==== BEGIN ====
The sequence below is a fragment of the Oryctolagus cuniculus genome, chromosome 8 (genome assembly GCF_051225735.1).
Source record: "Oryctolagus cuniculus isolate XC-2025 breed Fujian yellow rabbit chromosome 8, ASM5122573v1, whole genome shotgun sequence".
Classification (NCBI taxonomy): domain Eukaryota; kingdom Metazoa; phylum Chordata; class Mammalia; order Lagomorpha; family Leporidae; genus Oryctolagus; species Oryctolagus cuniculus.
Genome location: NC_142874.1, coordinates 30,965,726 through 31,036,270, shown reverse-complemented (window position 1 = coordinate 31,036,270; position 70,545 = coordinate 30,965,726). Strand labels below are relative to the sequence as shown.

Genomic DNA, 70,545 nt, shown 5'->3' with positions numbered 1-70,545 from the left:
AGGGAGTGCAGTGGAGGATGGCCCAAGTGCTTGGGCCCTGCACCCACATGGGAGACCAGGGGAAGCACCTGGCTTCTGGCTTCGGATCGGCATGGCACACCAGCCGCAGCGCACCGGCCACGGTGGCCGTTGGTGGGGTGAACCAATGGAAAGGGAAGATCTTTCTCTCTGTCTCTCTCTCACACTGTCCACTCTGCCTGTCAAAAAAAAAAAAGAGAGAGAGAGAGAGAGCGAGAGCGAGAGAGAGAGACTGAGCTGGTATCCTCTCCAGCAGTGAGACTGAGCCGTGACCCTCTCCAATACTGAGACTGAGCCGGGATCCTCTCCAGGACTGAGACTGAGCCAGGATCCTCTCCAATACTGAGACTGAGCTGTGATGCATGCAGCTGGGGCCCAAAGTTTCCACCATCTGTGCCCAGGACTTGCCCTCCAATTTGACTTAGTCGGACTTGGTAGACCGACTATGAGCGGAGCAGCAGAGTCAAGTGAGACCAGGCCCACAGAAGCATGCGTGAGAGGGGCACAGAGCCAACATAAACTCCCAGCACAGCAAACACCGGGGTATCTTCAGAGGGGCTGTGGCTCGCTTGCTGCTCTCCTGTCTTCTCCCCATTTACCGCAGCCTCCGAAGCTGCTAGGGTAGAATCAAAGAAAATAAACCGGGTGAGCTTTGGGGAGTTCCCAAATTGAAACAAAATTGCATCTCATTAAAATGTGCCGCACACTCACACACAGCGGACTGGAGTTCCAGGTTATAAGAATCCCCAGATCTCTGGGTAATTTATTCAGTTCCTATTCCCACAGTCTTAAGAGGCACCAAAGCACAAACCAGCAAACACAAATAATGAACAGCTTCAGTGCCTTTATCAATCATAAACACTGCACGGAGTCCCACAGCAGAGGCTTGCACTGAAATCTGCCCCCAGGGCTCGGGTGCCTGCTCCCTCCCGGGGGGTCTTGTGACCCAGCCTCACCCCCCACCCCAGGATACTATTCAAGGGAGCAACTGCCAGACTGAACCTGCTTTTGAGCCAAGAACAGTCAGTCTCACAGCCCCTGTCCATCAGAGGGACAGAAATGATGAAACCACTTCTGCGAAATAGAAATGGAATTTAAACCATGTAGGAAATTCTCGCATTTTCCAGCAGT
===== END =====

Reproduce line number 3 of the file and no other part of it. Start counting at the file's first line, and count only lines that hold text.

Classification (NCBI taxonomy): domain Eukaryota; kingdom Metazoa; phylum Chordata; class Mammalia; order Lagomorpha; family Leporidae; genus Oryctolagus; species Oryctolagus cuniculus.